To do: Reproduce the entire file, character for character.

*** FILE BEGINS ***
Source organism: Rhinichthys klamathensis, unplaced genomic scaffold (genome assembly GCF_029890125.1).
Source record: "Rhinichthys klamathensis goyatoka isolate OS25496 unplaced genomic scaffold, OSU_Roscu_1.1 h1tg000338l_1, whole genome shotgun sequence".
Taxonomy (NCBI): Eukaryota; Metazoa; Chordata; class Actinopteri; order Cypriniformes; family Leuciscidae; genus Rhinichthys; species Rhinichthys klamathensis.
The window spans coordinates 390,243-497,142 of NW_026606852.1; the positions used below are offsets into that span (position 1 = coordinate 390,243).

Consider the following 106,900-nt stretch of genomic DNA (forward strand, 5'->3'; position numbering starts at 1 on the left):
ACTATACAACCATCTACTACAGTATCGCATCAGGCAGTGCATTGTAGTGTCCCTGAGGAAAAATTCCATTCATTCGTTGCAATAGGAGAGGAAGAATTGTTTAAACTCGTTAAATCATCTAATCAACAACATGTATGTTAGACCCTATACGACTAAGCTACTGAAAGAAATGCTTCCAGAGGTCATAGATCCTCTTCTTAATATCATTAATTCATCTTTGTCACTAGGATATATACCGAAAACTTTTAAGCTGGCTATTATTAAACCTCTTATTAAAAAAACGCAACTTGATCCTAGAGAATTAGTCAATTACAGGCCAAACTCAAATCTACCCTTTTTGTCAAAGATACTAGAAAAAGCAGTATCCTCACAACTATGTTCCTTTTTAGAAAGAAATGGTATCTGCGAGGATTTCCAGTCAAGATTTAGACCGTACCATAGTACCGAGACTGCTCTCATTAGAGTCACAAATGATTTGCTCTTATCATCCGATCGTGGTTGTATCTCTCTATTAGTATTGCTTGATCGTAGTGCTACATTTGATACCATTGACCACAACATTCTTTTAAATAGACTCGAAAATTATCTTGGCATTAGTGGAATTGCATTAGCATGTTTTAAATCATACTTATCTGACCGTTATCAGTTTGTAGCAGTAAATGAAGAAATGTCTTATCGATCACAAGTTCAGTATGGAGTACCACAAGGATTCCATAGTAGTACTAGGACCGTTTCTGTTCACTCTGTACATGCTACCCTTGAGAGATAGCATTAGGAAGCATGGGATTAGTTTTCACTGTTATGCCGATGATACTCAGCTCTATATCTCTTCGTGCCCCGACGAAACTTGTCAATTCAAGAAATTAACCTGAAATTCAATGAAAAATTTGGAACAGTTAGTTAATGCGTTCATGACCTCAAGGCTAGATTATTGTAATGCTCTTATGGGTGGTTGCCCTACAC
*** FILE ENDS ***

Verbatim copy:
Source organism: Rhinichthys klamathensis, unplaced genomic scaffold (genome assembly GCF_029890125.1).
Source record: "Rhinichthys klamathensis goyatoka isolate OS25496 unplaced genomic scaffold, OSU_Roscu_1.1 h1tg000338l_1, whole genome shotgun sequence".
Taxonomy (NCBI): Eukaryota; Metazoa; Chordata; class Actinopteri; order Cypriniformes; family Leuciscidae; genus Rhinichthys; species Rhinichthys klamathensis.
The window spans coordinates 390,243-497,142 of NW_026606852.1; the positions used below are offsets into that span (position 1 = coordinate 390,243).

Consider the following 106,900-nt stretch of genomic DNA (forward strand, 5'->3'; position numbering starts at 1 on the left):
ACTATACAACCATCTACTACAGTATCGCATCAGGCAGTGCATTGTAGTGTCCCTGAGGAAAAATTCCATTCATTCGTTGCAATAGGAGAGGAAGAATTGTTTAAACTCGTTAAATCATCTAATCAACAACATGTATGTTAGACCCTATACGACTAAGCTACTGAAAGAAATGCTTCCAGAGGTCATAGATCCTCTTCTTAATATCATTAATTCATCTTTGTCACTAGGATATATACCGAAAACTTTTAAGCTGGCTATTATTAAACCTCTTATTAAAAAAACGCAACTTGATCCTAGAGAATTAGTCAATTACAGGCCAAACTCAAATCTACCCTTTTTGTCAAAGATACTAGAAAAAGCAGTATCCTCACAACTATGTTCCTTTTTAGAAAGAAATGGTATCTGCGAGGATTTCCAGTCAAGATTTAGACCGTACCATAGTACCGAGACTGCTCTCATTAGAGTCACAAATGATTTGCTCTTATCATCCGATCGTGGTTGTATCTCTCTATTAGTATTGCTTGATCGTAGTGCTACATTTGATACCATTGACCACAACATTCTTTTAAATAGACTCGAAAATTATCTTGGCATTAGTGGAATTGCATTAGCATGTTTTAAATCATACTTATCTGACCGTTATCAGTTTGTAGCAGTAAATGAAGAAATGTCTTATCGATCACAAGTTCAGTATGGAGTACCACAAGGATTCCATAGTAGTACTAGGACCGTTTCTGTTCACTCTGTACATGCTACCCTTGAGAGATAGCATTAGGAAGCATGGGATTAGTTTTCACTGTTATGCCGATGATACTCAGCTCTATATCTCTTCGTGCCCCGACGAAACTTGTCAATTCAAGAAATTAACCTGAAATTCAATGAAAAATTTGGAACAGTTAGTTAATGCGTTCATGACCTCAAGGCTAGATTATTGTAATGCTCTTATGGGTGGTTGCCCTACAC